Malcharist began life as The Hemingway Effect, and possibly other things before that. For a long time it was The Placebo Suicides before Paul John Scott decided to experiment and see if people would buy a book with a title that didn’t conjure up images they might identify with – other than something vaguely dark and threatening. The book is a page-turner about the corruption of clinical trials told through a medical ghostwriter’s crisis of conscience.
Set in Manhattan in 2010 and laced with dark humor throughout its fast 352 pages, it finds Shivani Patel in its opening chapters in a Town Car with a private driver, “off to recharge the fading hopes of the neurotransmitter era.”
The reader has already met a clinical trial participant experiencing a terrible side effect, a magazine journalist desperate for paying work of any kind, and now the highest-paid ghostwriter for Krøhn-McGill Pharmaceuticals is suiting up to assist the world’s largest drugmaker with marketing a spinoff drug to a room full of Key Opinion Leaders in training.
Patel writes medical journal articles for authors TBD, doing so with data summaries generated by Contract Research Organizations. Hers is work destined to become the evidence base as doctors know it, and the folk who write the guidelines that dictate the treatments we get. She also writes clinical study reports, letters to the editor, review articles, commentaries, published clinical trials and CME – continuing medical education – material for doctors.
Unfortunately, she is “a relic from the weak, pre-industrialized evidence base,” according to her marketing director, “a scientist first, with all the risk that entailed.”
The plot never slows, switching chapters between the viewpoints of an interconnected cast of characters who bring this panoramic tale about the industrialization of medicine in our time to life, including:
Their paths intersect around a new drug that is the subject of a vigorous indication creep. It is a drug that has been rebuilt from an old drug, one itself having been rebuilt from an even older drug, a real-life medication that may have helped take the life of Ernest Hemingway.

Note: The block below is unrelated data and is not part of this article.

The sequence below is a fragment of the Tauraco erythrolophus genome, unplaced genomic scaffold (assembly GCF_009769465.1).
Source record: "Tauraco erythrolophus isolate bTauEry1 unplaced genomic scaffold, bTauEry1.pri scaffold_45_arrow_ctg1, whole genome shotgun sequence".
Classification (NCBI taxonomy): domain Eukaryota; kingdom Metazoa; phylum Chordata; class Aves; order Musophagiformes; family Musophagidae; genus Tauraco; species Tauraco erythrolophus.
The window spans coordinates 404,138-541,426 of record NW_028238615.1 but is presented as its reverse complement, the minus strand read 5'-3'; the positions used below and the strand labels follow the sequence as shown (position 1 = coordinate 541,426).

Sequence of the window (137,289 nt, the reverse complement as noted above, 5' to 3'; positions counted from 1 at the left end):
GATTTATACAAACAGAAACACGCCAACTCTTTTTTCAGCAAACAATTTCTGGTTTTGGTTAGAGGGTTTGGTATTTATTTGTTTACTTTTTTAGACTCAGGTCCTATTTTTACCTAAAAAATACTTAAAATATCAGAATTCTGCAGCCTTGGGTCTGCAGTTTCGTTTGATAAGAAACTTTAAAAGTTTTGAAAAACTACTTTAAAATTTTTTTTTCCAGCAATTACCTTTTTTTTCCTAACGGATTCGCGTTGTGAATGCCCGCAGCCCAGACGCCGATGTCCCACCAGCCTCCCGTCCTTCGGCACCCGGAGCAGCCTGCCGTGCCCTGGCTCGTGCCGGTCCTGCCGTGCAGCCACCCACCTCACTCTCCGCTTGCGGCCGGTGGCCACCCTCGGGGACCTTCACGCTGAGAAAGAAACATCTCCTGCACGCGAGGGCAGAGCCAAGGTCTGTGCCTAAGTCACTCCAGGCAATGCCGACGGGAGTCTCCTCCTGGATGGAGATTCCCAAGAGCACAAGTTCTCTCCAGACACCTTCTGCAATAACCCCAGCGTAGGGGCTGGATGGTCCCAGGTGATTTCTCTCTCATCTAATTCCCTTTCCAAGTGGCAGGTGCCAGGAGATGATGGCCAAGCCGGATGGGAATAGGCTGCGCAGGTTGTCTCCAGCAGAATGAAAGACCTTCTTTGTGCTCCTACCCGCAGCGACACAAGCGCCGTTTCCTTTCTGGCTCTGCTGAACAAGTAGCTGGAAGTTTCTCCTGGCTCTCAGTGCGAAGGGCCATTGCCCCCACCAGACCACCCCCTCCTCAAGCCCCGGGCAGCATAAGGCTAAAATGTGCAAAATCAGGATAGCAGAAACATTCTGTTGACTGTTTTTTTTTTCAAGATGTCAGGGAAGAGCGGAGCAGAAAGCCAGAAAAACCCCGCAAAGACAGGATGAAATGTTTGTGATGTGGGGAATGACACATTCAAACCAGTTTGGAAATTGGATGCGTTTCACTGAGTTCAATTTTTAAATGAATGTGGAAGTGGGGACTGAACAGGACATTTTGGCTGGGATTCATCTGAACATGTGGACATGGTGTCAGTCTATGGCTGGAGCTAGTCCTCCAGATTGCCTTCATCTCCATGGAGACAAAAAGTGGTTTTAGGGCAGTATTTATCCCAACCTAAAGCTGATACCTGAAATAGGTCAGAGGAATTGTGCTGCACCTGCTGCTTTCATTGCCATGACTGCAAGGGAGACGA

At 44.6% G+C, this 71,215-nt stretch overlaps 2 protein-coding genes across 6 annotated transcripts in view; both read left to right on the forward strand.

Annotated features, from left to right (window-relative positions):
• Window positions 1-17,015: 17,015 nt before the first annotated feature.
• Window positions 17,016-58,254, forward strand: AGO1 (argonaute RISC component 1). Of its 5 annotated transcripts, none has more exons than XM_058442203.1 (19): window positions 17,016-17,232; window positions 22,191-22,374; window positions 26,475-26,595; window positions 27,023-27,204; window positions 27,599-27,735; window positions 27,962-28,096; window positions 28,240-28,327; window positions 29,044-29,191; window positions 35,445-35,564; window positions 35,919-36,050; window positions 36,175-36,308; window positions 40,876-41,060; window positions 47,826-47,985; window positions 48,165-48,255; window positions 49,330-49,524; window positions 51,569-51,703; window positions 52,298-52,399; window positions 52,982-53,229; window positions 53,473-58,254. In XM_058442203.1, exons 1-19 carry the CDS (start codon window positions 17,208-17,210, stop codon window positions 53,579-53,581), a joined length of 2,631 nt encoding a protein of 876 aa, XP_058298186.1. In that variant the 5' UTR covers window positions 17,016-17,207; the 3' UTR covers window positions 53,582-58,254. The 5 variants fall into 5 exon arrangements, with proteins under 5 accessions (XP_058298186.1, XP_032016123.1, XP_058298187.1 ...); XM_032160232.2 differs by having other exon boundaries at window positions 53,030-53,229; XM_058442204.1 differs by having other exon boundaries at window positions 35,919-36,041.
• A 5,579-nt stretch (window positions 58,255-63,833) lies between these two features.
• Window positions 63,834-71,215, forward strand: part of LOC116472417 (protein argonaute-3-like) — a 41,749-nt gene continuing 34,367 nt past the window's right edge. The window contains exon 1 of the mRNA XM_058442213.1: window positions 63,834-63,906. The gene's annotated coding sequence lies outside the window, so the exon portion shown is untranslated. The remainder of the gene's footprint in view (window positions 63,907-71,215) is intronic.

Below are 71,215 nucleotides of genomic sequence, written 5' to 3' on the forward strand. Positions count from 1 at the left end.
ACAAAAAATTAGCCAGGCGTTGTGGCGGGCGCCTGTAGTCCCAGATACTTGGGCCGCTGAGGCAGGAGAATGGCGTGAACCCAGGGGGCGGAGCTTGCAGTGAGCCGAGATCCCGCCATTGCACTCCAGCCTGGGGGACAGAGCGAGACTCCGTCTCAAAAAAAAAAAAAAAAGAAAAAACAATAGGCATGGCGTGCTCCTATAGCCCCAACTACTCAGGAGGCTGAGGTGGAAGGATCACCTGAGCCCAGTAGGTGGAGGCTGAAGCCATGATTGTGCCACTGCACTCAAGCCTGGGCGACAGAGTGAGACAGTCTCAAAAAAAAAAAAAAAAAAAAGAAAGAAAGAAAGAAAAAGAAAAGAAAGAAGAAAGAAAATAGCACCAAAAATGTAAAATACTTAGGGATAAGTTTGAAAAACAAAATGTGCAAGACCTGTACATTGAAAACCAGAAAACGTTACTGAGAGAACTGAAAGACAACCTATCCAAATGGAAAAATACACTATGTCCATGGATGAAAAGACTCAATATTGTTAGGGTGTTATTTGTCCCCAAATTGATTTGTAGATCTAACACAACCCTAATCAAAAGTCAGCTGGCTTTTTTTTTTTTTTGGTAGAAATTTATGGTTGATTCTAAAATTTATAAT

We would tell you more but would rather you take the journey yourself.
We can tell you this: it is a work of fiction about subjects that never appear in fiction – akathisia, miscoding, protocol-switching, data-dredging, me-too drugs, CRO’s, KOLs, monoamines, astroturf groups, the illusion of data transparency – all wrapped up in a thriller that will have you turning to the last page. A thriller that will open doors to discussing the shortcomings of SSRIs and other drugs in polite company – something you couldn’t do unless it was ‘fiction’ and the conversation can be diverted to what is concealed under the skirts of key participants. Did she or didn’t she?
Scott has the writing skills to fold this all too real world into dialogue that will leave you in stitches in places, terrified in others, and glad this is not the world you live in – just fiction like The Handmaid’s Tale.
Buy it, read it and review it – we will post your review on Samizdat.org and in an update of Print your own teeshirt, we will give a glossy publication featuring your name – See https://samizdathealth.org/category/malcharist/